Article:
For some years, crystalline methamphetamine has been trafficked from Africa to a number of countries in East and South-East Asia, such as Cambodia, China, Japan, Malaysia, Thailand, Viet Nam, and, more recently, the Philippines. In Malaysia, in Kuala Lumpur, law enforcement authorities reported to have seized around 70 kg of crystalline methamphetamine in April 2014 which was perceived to have originated from Lagos, in Nigeria. According to expert perception, there has been an increase of crystalline methamphetamine seizures in Thailand in 2013 perceived to have originated in African countries. Crystalline methamphetamine trafficking by African drug trafficking networks has also been reported by Cambodia, the Republic of Korea and Viet Nam in 2013.
In recent years, East and South-East Asian countries have also reported of crystalline methamphetamine seizures perceived to have originated from Western Asia. Recently, there have been reports of large crystalline methamphetamine seizures perceived to have originated from the Islamic Republic of Iran that have been trafficked by ship. Indonesian law enforcement authorities, for example, have reported seizures of methamphetamine shipments perceived to have originated from the Islamic Republic of Iran, including 40 kg in February 2014.
For some years, large shipments of crystalline methamphetamine, perceived to have originated in Mexico were reported to have been seized in some parts of East and South-East Asia. In 2013, consignments totaling more than 0.4 tons of crystalline methamphetamine perceived to have originated from Mexico were reported to have been seized in Japan, followed by another crystalline methamphetamine seizure reported in Japan in March 2014, consisting of almost 0.2 tons of crystalline methamphetamine perceived to have originated from Mexico. Law enforcement authorities in the Philippines have reported of a methamphetamine laboratory that was dismantled in the country in 2012 operated by a Chinese drug trafficking group that was found to have connections with a Mexican criminal network. The Republic of Korea has also seized around 15 kg of crystalline methamphetamine in 2013, perceived to have originated from Mexico. According to a report by the Australian Crime Commission, Mexican drug cartels involved in methamphetamine trafficking have actively sought criminal partners in Australia to import the drug into the country. In addition, some countries in East and South-East Asia, such as Japan, have reported seizures of crystalline methamphetamine that were perceived to have originated from India.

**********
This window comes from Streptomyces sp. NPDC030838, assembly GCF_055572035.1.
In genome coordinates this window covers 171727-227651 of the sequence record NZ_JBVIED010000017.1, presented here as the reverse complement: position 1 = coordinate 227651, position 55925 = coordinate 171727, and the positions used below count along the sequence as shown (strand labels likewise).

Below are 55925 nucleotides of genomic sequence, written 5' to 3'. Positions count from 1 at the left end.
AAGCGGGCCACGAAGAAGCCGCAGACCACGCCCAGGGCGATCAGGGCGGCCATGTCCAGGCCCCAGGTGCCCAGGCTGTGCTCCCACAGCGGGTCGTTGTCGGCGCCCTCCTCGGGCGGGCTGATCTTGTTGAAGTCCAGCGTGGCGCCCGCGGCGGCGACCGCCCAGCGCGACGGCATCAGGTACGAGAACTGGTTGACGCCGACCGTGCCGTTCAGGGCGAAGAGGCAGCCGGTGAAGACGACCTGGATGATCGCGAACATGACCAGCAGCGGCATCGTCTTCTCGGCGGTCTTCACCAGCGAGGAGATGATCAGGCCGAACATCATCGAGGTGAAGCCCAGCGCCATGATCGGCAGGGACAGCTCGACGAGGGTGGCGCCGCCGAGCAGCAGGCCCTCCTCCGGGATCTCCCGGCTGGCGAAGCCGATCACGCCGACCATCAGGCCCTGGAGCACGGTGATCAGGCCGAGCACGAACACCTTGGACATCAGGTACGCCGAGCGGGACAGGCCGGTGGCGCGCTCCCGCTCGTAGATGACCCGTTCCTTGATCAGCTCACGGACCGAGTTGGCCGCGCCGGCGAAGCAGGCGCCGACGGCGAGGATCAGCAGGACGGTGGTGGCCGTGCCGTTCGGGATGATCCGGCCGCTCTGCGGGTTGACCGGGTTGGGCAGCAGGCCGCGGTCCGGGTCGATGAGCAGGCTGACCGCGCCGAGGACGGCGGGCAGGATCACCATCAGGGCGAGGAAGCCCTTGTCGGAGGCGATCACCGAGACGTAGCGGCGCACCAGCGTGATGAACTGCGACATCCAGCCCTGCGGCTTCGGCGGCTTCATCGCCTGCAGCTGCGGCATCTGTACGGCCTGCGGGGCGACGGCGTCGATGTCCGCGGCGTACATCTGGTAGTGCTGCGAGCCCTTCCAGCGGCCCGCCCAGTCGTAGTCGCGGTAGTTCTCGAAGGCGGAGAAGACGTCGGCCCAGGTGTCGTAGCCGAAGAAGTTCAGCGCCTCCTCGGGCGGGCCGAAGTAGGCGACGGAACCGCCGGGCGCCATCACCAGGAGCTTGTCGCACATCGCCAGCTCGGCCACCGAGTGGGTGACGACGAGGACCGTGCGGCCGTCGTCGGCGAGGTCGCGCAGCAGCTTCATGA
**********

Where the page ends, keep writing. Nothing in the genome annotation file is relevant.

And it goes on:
On the whole, it seems reasonable to assume that lower priced methamphetamine tablets in East and South East Asia might be more attractive in lower income countries or to lower income groups of the population while crystalline methamphetamine appears to be more typical for higher income countries where its higher price and purity might be more affordable. While both the methamphetamine tablet and crystalline methamphetamine market segments seem to be expanding, the inter-regional dimension of trafficking has so far remained a feature of crystalline methamphetamine.
A number of questions arise from this development. Is more methamphetamine originating in Mexico shipped towards Asia because stagnating or even declining consumption of crystalline methamphetamine in North America is not absorbing the large amounts manufactured? Is the growing economic prosperity in many Asian countries and their large, young population attracting drug traffickers more than other regions? Clearly, the current dynamics of the crystalline methamphetamine market in East and South-East Asia and Oceania can no longer be explained with an intra-regional approach and global developments on the drug market need to be included into the analysis. More research and information is needed to better understand the differences in market features and the use patterns of crystalline methamphetamine and methamphetamine tablets, as these may require a diverse set of responses from law enforcement, as well as health and treatment providers.
The footprint of methamphetamine use in treatment data